Research published in 2007 by social scientist Gregory Paul in the Journal of Religion and Society showed that: “religious belief can cause damage to a society contributing towards high murder rates, abortion, sexual promiscuity, and suicide.” The study also said that belief in and worship of God are not only unnecessary for a healthy society but may actually contribute to social problems.

This of course is the exact opposite of what many believers think viz that religious belief is socially beneficial and the “spiritual capital” helps to lower the rates of crime and other social ills.

Paul’s research concluded however that: “In general higher rates of belief and worship of a creator correlate with higher rates of homicide, juvenile and early adult mortality, STD infection rates, teen pregnancy and abortion, in the prosperous democracies”.

The study concluded that America is the world’s only prosperous democracy where murder rates are still high and that the least devout nations were the least dysfuntional. As an example the rate of gonorrhoea in American adolescents is 300 times higher than in less devout democratic countries.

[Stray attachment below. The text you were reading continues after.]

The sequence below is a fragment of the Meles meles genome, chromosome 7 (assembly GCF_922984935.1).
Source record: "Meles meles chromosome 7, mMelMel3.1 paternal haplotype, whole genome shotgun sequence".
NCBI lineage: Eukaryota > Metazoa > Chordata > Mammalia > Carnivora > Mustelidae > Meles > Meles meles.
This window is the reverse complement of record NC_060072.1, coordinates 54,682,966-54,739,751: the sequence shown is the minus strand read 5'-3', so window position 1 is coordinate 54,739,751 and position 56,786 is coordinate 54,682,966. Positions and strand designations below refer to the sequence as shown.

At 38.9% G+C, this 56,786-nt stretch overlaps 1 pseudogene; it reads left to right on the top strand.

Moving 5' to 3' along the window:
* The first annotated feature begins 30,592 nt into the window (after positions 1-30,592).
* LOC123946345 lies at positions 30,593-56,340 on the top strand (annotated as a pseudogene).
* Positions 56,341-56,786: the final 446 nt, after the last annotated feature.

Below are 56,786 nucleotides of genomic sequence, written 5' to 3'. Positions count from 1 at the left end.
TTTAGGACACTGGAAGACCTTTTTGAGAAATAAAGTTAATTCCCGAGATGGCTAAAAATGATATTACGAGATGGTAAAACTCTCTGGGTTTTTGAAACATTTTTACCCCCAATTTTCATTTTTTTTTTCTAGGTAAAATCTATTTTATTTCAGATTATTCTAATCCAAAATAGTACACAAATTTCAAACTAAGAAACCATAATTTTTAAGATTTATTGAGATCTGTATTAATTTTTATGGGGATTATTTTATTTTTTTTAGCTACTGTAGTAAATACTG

The report also concluded that England, despite its problems, was actually performing a good deal better in most indicators even though it is a much less religious nation than America. There was an even greater difference between America and countries like France, Japan and Scandinavian countries.

Paul concludes that most Western nations would; “become more religious only if the theory of evolution could be overturned and the existence of God scientifically proven“. He also thought that the theory of evolution would never enjoy majority support in America unless there was a marked decline in religious belief.

If Blume’s research conclusions are correct (population growth bigger in religious families – see original post) that isn’t likely to happen. So bigger families for believers but a higher level of crime and other social ills. It sure makes it hard for non-believers!

A Californian sociologist called Phil Zuckerman published research in 2009 that showed that the more atheists or agnostics a free society has the more moral it becomes. Atheists were more tolerant supporters of women’s and gay rights than believers. People like the Pope, militant Muslims, orthodox Jews, and other fundamentalist groups don’t seem to view the world in the same way when it comes to human rights that we take for granted such as women being equal to men.